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Learn about Tag Groups (formerly called Scan Classes), including how to configure a Tag Group and set up a Tag to use it.
Video recorded using: Ignition 8.0
Transcript(open in window)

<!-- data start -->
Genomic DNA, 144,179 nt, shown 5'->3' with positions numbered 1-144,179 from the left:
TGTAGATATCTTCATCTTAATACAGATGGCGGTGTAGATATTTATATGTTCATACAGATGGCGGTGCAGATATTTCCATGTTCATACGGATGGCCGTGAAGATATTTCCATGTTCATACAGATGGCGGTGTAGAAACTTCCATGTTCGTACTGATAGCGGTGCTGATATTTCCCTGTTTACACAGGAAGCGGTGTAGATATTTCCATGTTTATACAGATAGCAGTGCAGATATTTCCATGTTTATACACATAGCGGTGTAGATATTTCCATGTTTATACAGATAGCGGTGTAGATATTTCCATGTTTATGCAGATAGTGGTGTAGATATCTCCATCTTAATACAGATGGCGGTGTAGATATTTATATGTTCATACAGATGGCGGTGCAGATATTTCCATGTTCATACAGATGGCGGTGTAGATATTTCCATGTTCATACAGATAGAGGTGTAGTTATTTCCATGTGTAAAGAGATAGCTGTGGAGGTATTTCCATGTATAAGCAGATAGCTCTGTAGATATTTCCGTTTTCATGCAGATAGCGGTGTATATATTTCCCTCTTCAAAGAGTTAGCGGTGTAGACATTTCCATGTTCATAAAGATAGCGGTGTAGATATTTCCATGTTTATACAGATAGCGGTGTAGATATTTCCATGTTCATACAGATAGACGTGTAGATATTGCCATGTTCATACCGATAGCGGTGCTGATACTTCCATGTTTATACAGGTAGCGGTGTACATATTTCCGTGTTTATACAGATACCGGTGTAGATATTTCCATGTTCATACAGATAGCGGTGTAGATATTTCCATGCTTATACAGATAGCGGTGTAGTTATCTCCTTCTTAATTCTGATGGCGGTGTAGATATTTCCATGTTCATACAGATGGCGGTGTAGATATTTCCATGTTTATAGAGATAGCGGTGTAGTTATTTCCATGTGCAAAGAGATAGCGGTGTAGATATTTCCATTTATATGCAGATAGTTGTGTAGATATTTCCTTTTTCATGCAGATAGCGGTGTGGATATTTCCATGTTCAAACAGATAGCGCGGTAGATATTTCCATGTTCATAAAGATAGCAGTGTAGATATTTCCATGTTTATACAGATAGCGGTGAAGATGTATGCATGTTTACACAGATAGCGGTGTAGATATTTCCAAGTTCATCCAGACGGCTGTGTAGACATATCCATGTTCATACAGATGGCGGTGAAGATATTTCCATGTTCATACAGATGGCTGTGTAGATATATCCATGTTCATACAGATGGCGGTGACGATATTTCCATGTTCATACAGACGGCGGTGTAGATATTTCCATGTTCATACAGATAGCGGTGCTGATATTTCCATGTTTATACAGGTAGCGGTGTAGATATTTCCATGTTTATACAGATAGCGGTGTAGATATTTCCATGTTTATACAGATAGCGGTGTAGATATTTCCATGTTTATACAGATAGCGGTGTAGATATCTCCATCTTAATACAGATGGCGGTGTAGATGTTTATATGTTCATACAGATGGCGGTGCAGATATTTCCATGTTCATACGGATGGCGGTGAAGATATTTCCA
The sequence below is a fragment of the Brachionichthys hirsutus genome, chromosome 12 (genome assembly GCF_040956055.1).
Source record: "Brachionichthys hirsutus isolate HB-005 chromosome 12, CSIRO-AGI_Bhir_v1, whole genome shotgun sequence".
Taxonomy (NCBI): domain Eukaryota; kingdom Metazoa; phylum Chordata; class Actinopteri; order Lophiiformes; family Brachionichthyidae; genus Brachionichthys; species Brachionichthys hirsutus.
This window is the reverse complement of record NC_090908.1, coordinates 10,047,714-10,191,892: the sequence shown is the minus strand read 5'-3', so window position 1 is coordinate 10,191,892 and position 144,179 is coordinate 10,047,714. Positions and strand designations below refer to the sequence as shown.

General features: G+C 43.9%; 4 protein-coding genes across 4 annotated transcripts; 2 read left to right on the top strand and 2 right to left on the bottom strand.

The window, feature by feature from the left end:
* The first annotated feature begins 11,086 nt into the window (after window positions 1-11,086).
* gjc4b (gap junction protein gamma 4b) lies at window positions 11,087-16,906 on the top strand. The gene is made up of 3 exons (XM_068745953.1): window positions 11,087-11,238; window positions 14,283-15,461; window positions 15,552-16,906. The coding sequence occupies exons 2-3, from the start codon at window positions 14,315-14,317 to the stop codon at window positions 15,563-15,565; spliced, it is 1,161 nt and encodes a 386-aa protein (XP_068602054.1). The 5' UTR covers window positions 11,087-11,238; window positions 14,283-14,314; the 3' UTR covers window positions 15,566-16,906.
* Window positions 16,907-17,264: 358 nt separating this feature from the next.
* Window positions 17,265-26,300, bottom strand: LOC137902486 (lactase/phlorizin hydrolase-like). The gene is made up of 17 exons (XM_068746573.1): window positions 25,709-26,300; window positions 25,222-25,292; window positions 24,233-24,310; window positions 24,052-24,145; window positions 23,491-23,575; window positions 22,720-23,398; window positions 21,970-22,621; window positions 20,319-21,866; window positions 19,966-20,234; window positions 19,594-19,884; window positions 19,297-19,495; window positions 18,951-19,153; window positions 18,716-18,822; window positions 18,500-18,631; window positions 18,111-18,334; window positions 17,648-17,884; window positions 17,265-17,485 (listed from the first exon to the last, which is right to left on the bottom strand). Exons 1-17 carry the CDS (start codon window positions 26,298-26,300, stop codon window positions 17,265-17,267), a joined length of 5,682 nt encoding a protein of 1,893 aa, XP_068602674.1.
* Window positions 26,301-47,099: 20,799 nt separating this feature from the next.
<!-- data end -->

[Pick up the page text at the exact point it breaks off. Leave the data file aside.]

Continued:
[00:00] All tags in Ignition have some concept of execution. A status code, coming from a PLC, is only worth having if its value is updated at some rate. An Expression, or Query Tag, is only useful to us if it reruns its expression, or query, every once in a while. To implement and organize the idea of tag execution, Ignition offers Tag Groups. A Tag Group is a collection of tags that show the same basic execution logic. To demonstrate what I mean, let's try creating a Tag Group. So to do that, I'm going to find the Tag Browser in the designer and, at the top of the Tag Browser, there's a little stopwatch icon right here. So if I click on that, it pulls up the Tag Group Editor. Note that Tag Groups are specific to a Tag Provider, that's why it's saying "For provider default" here. And every provider will start out with a single Tag Group called default. So if I click on default here, we see that this Tag Group uses a mode of Direct with a rate of 1,000 milliseconds. We'll talk about the Direct Tag Group mode in just a moment, but for now let's try creating a new group. So I'm going to click the plus icon here to create group, and the first thing it needs is a name. So let's just call it "my group." Now every Tag Group has this mode property, and as we can see there are three different types of mode: Direct, Driven, and Leased. We'll get into the Driven and Leased modes in later videos, but for now we'll just use Direct, which is the simplest mode. In the Direct mode, the Tag Group will execute 24/7 at a specified fixed rate. So now we can specify what we'd like that rate to be, so let's set it to 5,000 milliseconds, or five seconds. So because I've set the rate property to 5,000 milliseconds and the mode to Direct, every tag in this Tag Group will execute every 5,000 milliseconds, or five seconds. Now the primary function of a Tag Group is to control these two properties, the mode and the rate. But there are some other properties we can control on the Tag Group as well. For instance, all of these OPC settings correspond to some nitty-gritty details of how OPC tags in our Tag Group will execute. For instance, the data mode property, which can be either subscribed or polled, dictates how OPC tags in this group should incorporate the execution rate. Subscribed mode just means that we create a subscription for each OPC tag in the Tag Group at the specified rate. Polled, on the other hand, simply submits read requests for each tag in the Tag Group at the specified rate. Subscribed mode tends to be more efficient and its the recommended choice here, but the polled mode can give you more precise control over how the OPC tags execute, which can be handy in some use cases. I'll set it to polled for now, just for the sake of demonstration. We have other properties as well here. If we set Read After Write to true, we will immediately read an OPC value after we write it, which can be useful if, say, we have really slow subscriptions, so it would take a bit longer for a write request to be reflected on the tag value. We also have some optimistic write settings. These allow us to, essentially, assume that our write request went through successfully. I'm not going to cover every property here. You can find full details on Tag Group properties in our user manual. But if I scroll down just a little bit here, we have some history settings as well. These are just sampling settings that come into play when we use our Tag Group as a historical Tag Group. You can learn more about that in videos about tag history. So I've finished the configuration of my group. I haven't changed very much. I simply set the OPC data mode to polled and I set a rate of five seconds. So now let's test out our group. I'll hit OK. So now I've configured an OPC tag here, and, as we can see, it seems to be updating roughly every second. This is because, if I go into the tag, so I'm just going to right-click and go to edit tag, it's using the default Tag Group. Now we can change the Tag Group of a tag from right here in the tag editor. So let's say instead of using default, I want to use my newly created Tag Group, so I'll select my group and let's see how this affects the tag. So I'm going to click OK. And as we can see, if we wait a few executions, we can see that the value on my OPC tag is changing every five seconds. This wraps up our basic overview on Tag Groups. In future videos, we'll talk a bit more about different Tag Group modes and how we can use them to configure more streamlined and efficient functionality.